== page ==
Sunday, January 20, 2008
Wheels of Fury!
Production on the self defense sequence began at 2:00 PM on January 19th. Jenny, a friend and collaborator, assisted with sound, using a brand new Marantz field audio recorder and shotgun mic. The recorder was fresh out of the box as of yesterday morning, so Jenny stopped by (prior to the shoot) to familiarize herself with the equipment, lovingly named "Wilhelm".
At 1:00, Sue and Tanja arrived and followed me out to my father's house to pick up an extension ladder. He's in the roofing business, so I was fairly sure he'd be the person to go to for all of our ladder needs.
At 2:00, the crew met at the Utah Aikikai Dojo. Kristina, our lighting technician set to work attaching lighting to the support beams that crisscross the dojo's ceiling. Jeff, our producer and videographer began assembling the jib arm, steadicam and shoulder mount. Erik and his training partner, Bob, arrived shortly thereafter to warm up and prepare for the self defense scenarios. Erik is a T4-5 Paraplegic, second degree black belt.
Because the dojo is a very sacred place for its members and owners, we took extra precautions. For example, no shoes are allowed on the canvas floor, so all crew members had to work in socks or bare feet. The same held true for the wheelies: Erik and I. All wheels had to be completely cleaned before rolling onto the dojo mat. In addition, any piece of weight-bearing equipment had to be placed on plywood boards, with bubble wrap padding and sheets underneath. We could not leave any mark on the cream-colored canvas. This was imperative.
Lighting setup took a bit longer than expected, due to the delicate nature of the process and the fact that everyone was being extremely careful, not to damage the flooring. But once the lighting was in place, the room looked fantastic. Kristina nailed it! The lighting looked perfect.
At 6:15, we began to shoot. Steadicam sequences first, then jib arm, then hand-held. All shots had been storyboarded in advance, to help move the shoot along. The most difficult aspect of shooting was making sure that the action remained true to life. Both Erik and Bob were adamant about keeping the sequence 100% real. This meant that every take had to involve full contact between the talent. Every block, every tackle and every strike was performed over and over again, at the same intensity level, for the purposes of matching the action from many different angles.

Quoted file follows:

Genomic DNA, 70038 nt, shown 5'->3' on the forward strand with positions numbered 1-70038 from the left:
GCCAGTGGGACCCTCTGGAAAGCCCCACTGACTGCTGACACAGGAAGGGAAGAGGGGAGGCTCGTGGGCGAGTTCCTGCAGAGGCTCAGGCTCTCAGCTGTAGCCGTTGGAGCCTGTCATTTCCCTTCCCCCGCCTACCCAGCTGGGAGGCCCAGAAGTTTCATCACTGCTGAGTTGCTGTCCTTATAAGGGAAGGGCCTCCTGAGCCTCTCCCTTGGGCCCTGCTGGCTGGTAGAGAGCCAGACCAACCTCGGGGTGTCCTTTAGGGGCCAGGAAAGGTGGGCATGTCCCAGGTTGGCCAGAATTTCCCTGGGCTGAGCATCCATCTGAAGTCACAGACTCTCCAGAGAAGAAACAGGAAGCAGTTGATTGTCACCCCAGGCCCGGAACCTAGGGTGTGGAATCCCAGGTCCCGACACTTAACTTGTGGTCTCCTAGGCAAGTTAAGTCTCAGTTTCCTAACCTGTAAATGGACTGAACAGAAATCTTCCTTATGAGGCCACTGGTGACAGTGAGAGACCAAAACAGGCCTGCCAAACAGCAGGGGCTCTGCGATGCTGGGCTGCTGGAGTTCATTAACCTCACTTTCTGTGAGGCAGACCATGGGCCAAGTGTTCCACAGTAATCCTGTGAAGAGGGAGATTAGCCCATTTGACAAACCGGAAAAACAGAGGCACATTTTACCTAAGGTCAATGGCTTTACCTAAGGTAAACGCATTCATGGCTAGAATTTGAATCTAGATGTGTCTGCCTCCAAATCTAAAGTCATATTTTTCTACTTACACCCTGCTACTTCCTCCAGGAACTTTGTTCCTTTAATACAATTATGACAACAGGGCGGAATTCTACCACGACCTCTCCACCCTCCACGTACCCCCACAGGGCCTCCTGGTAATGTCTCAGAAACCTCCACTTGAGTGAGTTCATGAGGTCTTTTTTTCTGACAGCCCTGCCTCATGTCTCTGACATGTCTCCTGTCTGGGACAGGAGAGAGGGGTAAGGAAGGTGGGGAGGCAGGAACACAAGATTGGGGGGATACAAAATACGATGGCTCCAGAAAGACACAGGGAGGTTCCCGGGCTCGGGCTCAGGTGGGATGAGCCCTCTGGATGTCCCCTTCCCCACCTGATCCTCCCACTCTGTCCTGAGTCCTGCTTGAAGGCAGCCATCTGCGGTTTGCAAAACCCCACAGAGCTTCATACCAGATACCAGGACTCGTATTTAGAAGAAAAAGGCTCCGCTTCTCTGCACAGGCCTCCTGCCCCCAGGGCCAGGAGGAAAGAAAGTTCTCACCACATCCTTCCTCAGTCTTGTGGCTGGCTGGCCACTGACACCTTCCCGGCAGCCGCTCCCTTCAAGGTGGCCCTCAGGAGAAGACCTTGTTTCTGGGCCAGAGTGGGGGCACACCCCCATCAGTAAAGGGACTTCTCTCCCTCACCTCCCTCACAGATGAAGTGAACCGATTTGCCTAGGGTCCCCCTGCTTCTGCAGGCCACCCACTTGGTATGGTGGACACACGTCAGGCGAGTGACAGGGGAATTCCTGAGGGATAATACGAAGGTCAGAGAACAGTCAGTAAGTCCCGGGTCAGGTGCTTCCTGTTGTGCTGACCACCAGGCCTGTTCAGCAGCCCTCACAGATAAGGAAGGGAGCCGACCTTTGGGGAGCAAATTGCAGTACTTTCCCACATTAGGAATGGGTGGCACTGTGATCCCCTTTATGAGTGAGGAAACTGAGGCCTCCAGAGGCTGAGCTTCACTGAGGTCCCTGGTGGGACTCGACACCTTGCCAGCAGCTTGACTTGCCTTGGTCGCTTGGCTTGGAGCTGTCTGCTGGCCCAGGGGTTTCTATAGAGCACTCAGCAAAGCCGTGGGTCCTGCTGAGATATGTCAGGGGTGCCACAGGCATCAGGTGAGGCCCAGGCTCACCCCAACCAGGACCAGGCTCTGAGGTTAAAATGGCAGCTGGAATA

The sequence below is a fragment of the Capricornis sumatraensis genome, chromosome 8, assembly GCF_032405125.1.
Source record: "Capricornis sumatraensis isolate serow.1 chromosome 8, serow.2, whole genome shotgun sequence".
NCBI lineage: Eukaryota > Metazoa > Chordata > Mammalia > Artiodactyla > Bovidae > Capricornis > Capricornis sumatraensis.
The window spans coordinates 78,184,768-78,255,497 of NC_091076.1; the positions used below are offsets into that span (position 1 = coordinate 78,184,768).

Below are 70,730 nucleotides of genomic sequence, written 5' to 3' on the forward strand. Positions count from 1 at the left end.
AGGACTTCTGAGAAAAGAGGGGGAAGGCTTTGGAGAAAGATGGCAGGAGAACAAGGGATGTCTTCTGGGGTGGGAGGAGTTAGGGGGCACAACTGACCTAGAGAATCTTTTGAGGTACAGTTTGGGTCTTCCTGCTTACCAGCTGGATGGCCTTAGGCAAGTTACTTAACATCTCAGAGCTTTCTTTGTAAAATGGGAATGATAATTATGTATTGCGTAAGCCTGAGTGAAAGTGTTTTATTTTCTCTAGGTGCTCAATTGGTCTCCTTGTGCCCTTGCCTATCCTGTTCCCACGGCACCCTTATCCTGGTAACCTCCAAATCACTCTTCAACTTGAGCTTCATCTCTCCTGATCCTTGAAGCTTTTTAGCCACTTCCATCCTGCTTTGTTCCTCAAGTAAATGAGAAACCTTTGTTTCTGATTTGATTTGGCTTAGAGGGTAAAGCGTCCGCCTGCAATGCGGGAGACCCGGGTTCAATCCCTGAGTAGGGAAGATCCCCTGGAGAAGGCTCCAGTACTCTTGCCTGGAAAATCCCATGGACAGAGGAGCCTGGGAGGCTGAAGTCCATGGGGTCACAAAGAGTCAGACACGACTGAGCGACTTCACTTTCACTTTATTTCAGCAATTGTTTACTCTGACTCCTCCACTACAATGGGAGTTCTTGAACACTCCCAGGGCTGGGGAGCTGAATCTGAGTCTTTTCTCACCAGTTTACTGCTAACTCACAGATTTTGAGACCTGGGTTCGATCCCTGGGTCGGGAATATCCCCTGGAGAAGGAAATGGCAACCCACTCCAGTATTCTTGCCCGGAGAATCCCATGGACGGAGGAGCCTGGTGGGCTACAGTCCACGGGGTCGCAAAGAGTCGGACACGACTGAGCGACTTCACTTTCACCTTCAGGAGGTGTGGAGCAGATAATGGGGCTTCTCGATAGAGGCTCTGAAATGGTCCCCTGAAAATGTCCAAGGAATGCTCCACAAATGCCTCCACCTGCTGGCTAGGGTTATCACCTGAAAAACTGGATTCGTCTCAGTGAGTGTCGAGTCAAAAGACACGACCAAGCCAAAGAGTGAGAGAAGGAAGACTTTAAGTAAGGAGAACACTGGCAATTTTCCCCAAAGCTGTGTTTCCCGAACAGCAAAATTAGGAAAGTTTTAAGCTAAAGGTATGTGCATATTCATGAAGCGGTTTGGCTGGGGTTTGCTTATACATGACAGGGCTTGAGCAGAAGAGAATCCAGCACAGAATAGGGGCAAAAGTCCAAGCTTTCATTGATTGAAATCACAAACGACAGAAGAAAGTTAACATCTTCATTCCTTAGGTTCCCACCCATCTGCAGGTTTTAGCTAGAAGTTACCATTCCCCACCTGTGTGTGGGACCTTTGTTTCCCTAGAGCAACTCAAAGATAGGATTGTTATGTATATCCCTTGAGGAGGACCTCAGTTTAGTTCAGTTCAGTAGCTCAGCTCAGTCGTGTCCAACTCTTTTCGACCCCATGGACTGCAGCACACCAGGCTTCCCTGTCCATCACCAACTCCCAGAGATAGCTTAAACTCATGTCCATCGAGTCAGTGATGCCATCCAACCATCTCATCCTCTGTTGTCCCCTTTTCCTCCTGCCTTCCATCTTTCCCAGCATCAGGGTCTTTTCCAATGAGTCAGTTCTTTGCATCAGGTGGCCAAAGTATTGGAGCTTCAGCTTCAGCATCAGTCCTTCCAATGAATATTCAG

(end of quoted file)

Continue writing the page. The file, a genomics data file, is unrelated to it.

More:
Both Erik and Bob were a real pleasure to work with. If they weren't happy with the way a sequence turned out, we would re-shoot. It was important that everyone be on the same page, as far as content quality was concerned. After shooting Jeff would review the footage with crew and talent. It was an efficient way of ensuring satisfaction.
The shoot ended at 1:10 AM. A long shoot. Much longer than I had anticipated or wanted. But everyone hung in and kept a high energy level for the entire shoot. Bob and Erik put in a lot of hard work and I can't even begin to imagine how sore they must have been the morning after. God bless Ibuprofen!
Our last shot was a board break and once that was done, we spent the next hour and a half taking down equipment and cleaning the studio. We had to make sure that we left no trace of our production behind.
One final note: the crew, talent and I are extremely grateful to Sensei Rick Berardini and Utah Aikikai's instructors and students for letting us use their amazing dojo. We couldn't have asked for a more beautiful location.
I also want to thank Erik and Bob for giving it their all. We joked about the concept of being "confined" to a wheelchair and the ever-present stereotypes that exist regarding disability. Last night we witnessed firsthand that having a spinal cord injury in no way confines anyone to anything. Thanks you guys! This has been one of the most enjoyable shoots yet!